I estimate that infrastructure investment rose by about 2% YoY in both May and June, and for the first half of the year, infrastructure spending rose 7.3%, compared to 21.1% in 1H17. As the regulatory review concludes, I expect a modest recovery in infrastructure spending, which accounts for about 22% of total FAI, in 2H18.

It is important to note that the two other major categories of FAI remain healthy. Manufacturing capital expediture, which accounts for about 31% of total FAI, rose 6.8% in the first half of the year, up from 5.5% during 1H17.

Investment by privately owned (as opposed to state-owned) firms is also strong, up 8.4% in the first half compared to 7.2% during 1H17.

Investment in real estate, which accounts for about 22% of total FAI, is healthy, up 7.7% during the first five months of the year, compared to 6.1% during the same period last year.

De-risking Has Tightened Credit Availability

Over the past year, we’ve discussed the government’s aggressive efforts to de-risk the financial system, including a crackdown on non-standard (shadow banking) sources of credit. New issuance of bank wealth management products, for example, has been sharply curtailed.

This has meant that although the growth rate of aggregate credit has slowed gradually, in line with slightly slower nominal GDP growth, the composition of credit has changed dramatically. Five years ago, traditional bank lending accounted for about 51% of total credit, with the balance coming from non-standard sources such as trust and entrusted loans. This year, however, bank lending accounts for more than 90% of total credit.

This has reduced systemic risks, but it has meant that the firms that relied on non-standard credit sources, especially small- and medium-sized private companies, have struggled to get access to credit.

In recent days, the central bank has acknowledged that this small-business credit squeeze is a problem and has postponed implementation of further de-risking measures. In the coming months I expect regulators to take additional steps to improve access to credit by smaller firms.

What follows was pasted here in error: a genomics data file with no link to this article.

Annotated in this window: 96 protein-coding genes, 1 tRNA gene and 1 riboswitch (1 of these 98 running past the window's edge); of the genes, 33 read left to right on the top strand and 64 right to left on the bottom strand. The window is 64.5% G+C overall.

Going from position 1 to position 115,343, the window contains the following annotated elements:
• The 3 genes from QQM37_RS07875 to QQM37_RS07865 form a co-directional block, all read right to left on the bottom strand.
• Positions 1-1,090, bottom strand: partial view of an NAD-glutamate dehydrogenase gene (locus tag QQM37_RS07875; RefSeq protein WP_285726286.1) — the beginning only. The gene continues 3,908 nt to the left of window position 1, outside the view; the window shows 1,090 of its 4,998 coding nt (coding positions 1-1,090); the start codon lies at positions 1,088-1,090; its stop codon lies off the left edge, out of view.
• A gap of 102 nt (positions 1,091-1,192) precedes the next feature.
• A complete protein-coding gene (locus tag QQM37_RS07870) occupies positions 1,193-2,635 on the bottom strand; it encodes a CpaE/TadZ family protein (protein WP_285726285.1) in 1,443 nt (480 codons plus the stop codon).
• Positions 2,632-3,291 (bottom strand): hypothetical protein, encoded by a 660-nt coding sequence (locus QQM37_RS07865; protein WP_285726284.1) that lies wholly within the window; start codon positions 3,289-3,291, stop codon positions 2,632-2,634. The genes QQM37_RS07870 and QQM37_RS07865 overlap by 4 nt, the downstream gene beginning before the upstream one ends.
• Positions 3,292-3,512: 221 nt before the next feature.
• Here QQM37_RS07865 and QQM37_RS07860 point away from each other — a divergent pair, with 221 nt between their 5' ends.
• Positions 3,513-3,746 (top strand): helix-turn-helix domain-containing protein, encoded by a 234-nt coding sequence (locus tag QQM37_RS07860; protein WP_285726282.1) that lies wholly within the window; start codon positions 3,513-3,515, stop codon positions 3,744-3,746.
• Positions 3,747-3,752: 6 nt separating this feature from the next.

Trump Tariff Rumble

The July 2 issue of Sinology provided a detailed discussion of the impact of the Trump tariffs, so I will just offer an update here. Trump has pledged another round of tariffs on US$200 billion of Chinese imports, but because the tax rate will only be 10%, I do not expect it to have a significant impact on Chinese shipments. My assumption is that in the majority of cases, U.S. importers will continue to source these goods from China, with some of the 10% tax passed on to consumers and the rest absorbed as lower margins for U.S. importers and producers of final goods.

I still think there is a high probability that Xi Jinping will follow the non-confrontational path I described in the last Sinology, leading to negotiations with Trump which will resolve the bilateral dispute in the fall.

But, if I’m wrong, and the tariff dispute escalates into a real trade war, there are a few key points to keep in mind. First, the Chinese economy is no longer export-driven, so the impact of a trade war will be modest. Net exports (the value of a country’s exports minus the value of its imports) account for only 2% of China’s GDP, down from a peak of 9% in 2007. In contrast, domestic consumption now accounts for the majority of China’s economic growth and more than half of its GDP.

Second, because Trump would be fighting a trade war without the support of America’s allies, the impact on China’s exports would be relatively small. Last year, Chinese exports to the U.S. accounted for only 19% of total Chinese exports.

Third, on a micro-level, I believe much of the impact of Trump’s import taxes will not be borne by Chinese companies; about two-thirds of the 25 largest exporting companies based in China are foreign-owned. It is also clear that the Xi’s government will step in to provide financial aid to any Chinese companies that are hurt by the Trump tariffs. With central government fiscal revenue up 15% YoY during the first five months of the year—the fastest growth rate in four years— Beijing has the resources, as well as the political will, to support domestic firms, just as it did a decade ago during the Global Financial Crisis. As a result, I do not believe a trade war would cause significant damage to the Chinese economy.

And, at Matthews Asia, we are focused on Chinese companies selling goods and services to Chinese consumers—the largest and fastest growing part of the economy. The impact of a trade war on earnings growth of these companies should be modest. Across all of our strategies, less than 5% of our China holdings have significant exposure (greater than 15% of total revenue) to the U.S. market. The impact of a trade war on our strategies should be modest.